I recently endured a milestone birthday which felt like a sort of dividing line—one of those everything before/after demarcations forcing, for perhaps the first time in my adult life, a realization of being “on the other side” of the proverbial hill. How to best “live in the moment” and “be present” in this now second part of life? What does it mean to make the most of each day? Can one make up for lost time?
Such melancholy ethos informs the precise, impeccably crafted Living, featuring a sterling Bill Nighy as a regimented London bureaucrat who only learns to live upon the late-life news that his day are, in fact, numbered. An understated update of Kurosawa’s 1952 masterpiece Ikiru (Japanese for “to live”), Living has been adroitly scripted by Nobel winner Kazuo Ishiguro, transporting the drama to postwar 1952 London while affording the seventy-two-year-old Nighy perhaps the richest character of his career.
A hushed, elegant study of a self-contained gentleman on a twilight excursion into the human condition, Nighy stars as the cooly detached septuagenarian Mr. Williams, supervisor to the London City Council’s public works department and a man of complete restraint; his reserved manner might be mistaken for imperious by his younger team of clerks, notably the impressionable, fledgling Mr. Wakeling (Alex Sharp).
A long widowed introvert and father to an adult son (Barney Fishwick) and daughter (Patsy Ferran) with whom he resides, the fastidious Mr. Williams runs a tight ship at the office, routinely bogging down citizen requests in red tape; he’s resigned to do as little as possible to make a difference for the city’s residents. While he may project a veneer of long-held professionalism, in truth he shirks making any difference to the city’s residents, stifled by decades of professional boredom which have bred withdrawal. His is the daily drudgery of a life half, or perhaps just a quarter, truly lived.
A marked shift pivots the picture when Mr. Williams is diagnosed with terminal stomach cancer and given mere months to live, forcing a sobering re-evaluation of priorities and engagement. Can Mr. Williams turn things around and create meaning in his little remaining time? Can any of us?
Try he will, and Living comes to life the moment its very civil servant sheds his mundane commitments to face his mortality–on his morning commute he skips his train stop and, to the confusion of his staff, does not show up at the office, only to land in Brighton (also the location of Sam Mendes’ Empire of Light) where he befriends a rakish young man played by the always interesting Tom Burke (The Souveneir), who takes him for a night on the town, one of drinks and music and color and poignant memory.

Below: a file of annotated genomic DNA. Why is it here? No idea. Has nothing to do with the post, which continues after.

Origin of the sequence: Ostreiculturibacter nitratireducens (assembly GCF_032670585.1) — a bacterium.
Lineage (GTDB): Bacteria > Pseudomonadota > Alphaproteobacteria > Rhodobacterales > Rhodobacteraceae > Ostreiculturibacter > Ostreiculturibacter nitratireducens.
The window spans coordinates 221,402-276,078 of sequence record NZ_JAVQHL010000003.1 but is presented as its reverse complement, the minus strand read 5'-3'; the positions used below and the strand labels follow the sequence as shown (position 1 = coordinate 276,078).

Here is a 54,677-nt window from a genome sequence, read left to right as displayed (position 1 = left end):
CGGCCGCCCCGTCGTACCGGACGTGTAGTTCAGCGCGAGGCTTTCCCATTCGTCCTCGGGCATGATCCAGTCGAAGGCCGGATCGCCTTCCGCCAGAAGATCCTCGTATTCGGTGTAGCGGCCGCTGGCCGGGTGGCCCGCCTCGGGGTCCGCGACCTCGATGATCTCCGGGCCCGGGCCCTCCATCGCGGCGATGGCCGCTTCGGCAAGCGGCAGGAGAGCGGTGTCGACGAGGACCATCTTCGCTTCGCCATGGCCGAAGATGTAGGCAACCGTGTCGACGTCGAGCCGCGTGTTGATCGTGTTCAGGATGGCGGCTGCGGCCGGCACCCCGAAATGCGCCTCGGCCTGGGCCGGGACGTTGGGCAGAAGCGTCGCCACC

A chance public meeting with his spritely, soon-to-be-departing young assistant Margaret (the wonderful Aimee Lou Wood) leads to an unexpected connection, the pair dining out, taking in afternoon matinees at the cinema and, eventually, truth telling. Their platonic but substantive union is one of the film’s warmest flourishes.
Living is unquestionably the film and character Nighy has been waiting for across an estimable career that includes four decades of credits including the Royal National Theatre, television and high-profile commercial films from Notes on a Scandal, The Best Exotic Marigold Hotel, Pirates of the Caribbean and BAFTA-winning signature role as the ribald aging rocker in Richard Curtis’ beloved Love Actually, fully utilizing the actor’s unique, inspired vocal and physical eccentricities.
As Mr. Williams, he reaches deep inside for a contemplative stillness, a sort of richly thinking portrait that, with a lesser actor, might fail to register for the camera. But Nighy, with a gradually opening tenderness and sadness, holds every close-up in a performance worthy of its Oscar buzz; it may not be the most acting this year, but it could well be near the best.
Ishiguro has traveled this road in the past with his indelible novel The Remains of the Day, a spiritual cousin to Living and a much revered Merchant/Ivory film adaptation featuring Anthony Hopkins as the similarly restrained Mr. Stevens, a butler who, like his Mr. Williams, would find his orderly existence upended. Directed with burnished stateliness and intelligence by South African filmmaker Oliver Hermanus, Living isn’t perfect, and often feels a bit too measured for its own good. And Ishiguro takes a bold narrative leap in the final act that requires both patience and a perspective shift; it may not work in full and its abruptness feels questionable.
For a story with such an expansive theme–what one might reflect upon and course correct if the end was quickly approaching–Living sometimes feels slightly too economical and contained in execution, rather than universal or possessing an expected sweep.
Yet near the picture’s end, there is a subtle moment where an important urban project, one which Mr. Williams has devoted himself to during his final days, comes to fruition, leading to a two-character exchange both mournful and affirming. Nighy makes this and every minute of Living compelling, and he is the reason to see the film.